Well folks, it's been weeks since I've written anything substantial. That's partly because we've had a full (I'm not going to say busy because busy is apparently a bad word now) summer, and partly because when something significant happens like my dog dies or my Nana dies or my other dog dies, I need to acknowledge those events before getting back to business as usual. I guess it's a good thing I waited, because three depressing posts in a row might be more than some of us could handle. Instead I'll compile this grief montage, throbbing 80s ballad not included.
It's never an easy thing to decide to put a dog down. I hate to say it's something we've gotten "better" at, but we have experience. You have to find the unique formula that balances your emotions, compassion, finances, and empathy. Four years ago, when our dog Bert grew a bone tumor that eventually led to blindness and pain, we knew we weren't going to put him through surgery that would dismantle much of his face or through the long recovery. We knew we couldn't front the thousands of dollars for the MRIs and procedures he'd require, and that there would still be a chance the growth would return. Bert was only six and wiggling like a puppy when we brought him in for his last appointment. God that sucked.
We adopted Henry in 2004, already a handsome three-year-old and having fathered dozens of equally attractive pet store dachshunds. We were child-free with disposable income, so when he herniated a disk months later, we spent about $5,000 to bring him back to health. I learned to express his bladder while Steve would "walk" him outside our city condo, bent over to support Henry's back end. But 11 years later with another paralyzing injury, an estimate of $2,500 just for the diagnostic MRI and now a 14-year-old dog, surgery wasn't an option. We carried Henry in, sad but sure in our decision, and held him as he quietly went still. Then he peed all over Steve.
I'm going to awkwardly shim my Nana into this post because chronologically, this is where we lost her. There's no way I could fit all that she was and how much she meant into a paragraph, everyone should have so many stories. Nana always wore a suit, ready for church at any moment. She was born again, and so warm that I'd be confused when I'd meet the kind of born again you're thinking of each time I say "born again." She lost more children in her lifetime than even my highly-productive sister has birthed, and raised seven to adulthood. She was Italian but my uncle once joked that "Nana got a microwave so she can burn dinner in seconds." She was full of humor and faith, and I'll always think of her not just as a woman but as a force. Nana will always be around, just a prayer away. I still don't have my beliefs sorted out, but I know Nana's here. I guess that's a start.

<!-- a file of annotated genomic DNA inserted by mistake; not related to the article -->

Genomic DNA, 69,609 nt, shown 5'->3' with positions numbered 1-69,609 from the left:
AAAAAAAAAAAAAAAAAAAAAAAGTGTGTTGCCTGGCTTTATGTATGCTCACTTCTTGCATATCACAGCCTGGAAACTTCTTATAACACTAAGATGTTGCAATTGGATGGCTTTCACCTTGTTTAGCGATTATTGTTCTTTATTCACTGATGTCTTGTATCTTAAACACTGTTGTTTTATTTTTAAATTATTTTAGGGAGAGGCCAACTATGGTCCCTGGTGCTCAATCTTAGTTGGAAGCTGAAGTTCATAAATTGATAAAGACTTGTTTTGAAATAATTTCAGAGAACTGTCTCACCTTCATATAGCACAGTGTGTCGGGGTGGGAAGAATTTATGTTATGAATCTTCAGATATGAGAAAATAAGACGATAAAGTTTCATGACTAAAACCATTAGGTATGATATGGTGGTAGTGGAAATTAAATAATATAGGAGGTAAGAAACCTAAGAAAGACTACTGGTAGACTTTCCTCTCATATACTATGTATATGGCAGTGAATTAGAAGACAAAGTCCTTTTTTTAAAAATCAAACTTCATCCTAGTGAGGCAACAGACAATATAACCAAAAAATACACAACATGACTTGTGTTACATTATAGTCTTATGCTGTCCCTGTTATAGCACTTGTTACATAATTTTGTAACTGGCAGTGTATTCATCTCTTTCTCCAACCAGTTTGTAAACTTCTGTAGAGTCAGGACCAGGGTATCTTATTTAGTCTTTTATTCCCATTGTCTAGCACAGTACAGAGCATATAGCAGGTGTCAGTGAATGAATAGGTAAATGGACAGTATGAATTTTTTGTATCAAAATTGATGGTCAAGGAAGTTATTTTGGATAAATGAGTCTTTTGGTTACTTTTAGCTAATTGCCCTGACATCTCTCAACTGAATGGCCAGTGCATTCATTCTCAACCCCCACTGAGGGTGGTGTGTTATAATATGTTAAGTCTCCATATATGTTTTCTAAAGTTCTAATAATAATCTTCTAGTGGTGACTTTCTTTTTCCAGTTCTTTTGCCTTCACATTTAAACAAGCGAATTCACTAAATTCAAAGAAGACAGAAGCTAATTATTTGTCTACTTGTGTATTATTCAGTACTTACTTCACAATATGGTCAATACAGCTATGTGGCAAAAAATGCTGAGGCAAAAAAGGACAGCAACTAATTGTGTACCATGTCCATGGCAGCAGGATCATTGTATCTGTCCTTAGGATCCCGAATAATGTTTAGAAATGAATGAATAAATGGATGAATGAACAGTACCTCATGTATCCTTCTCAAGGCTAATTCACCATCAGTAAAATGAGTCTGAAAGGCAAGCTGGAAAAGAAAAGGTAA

It was a week after I heard from my sister's best friend via text that Nana was gone when Mauser started limping. We hoped it was a strain but two trips to the vet and continual worsening told my gut otherwise. We'd jokingly called him "The Temp," having adopted him at age 11 or 12, knowing we wouldn't put him through interventions at his decline. Mauser belonged to one of the children Nana lost, my Aunt Mair, had been well-loved, and had made his way to us. We recognized his first day here that he was too big and too hairy for this house, and that he would spend the balance of his life here anyway. Maui and I walked Anna to and from school every day. He learned that routine within a week and nudged me each morning and afternoon. He followed me everywhere to the point that I'd almost step on him getting out of the shower or find him on the front lawn, having squeezed his 86 pounds out of the terrier-sized doggie door to trail me to a neighbor's. I'm still finding his hair everywhere and wonder if there's enough DNA left in it to clone him.
Summer though, on balance, has been really nice. Sunny days, local adventures, far-flung visitors, many cocktails, weekend trips, we've enjoyed it all. Anna might remember this one as The Summer Mommy Cried Like Ten Times, or maybe she'll remember going to the water park with her cousins, the beach with her dad, swimming in a thousand pools, tasting her first lobster or moving into her new bedroom. My own summer memories are full of poolside Cheetos binges, bathing-suited bike rides and Tom & Jerry marathons. Maybe summertime makes the losing a little easier.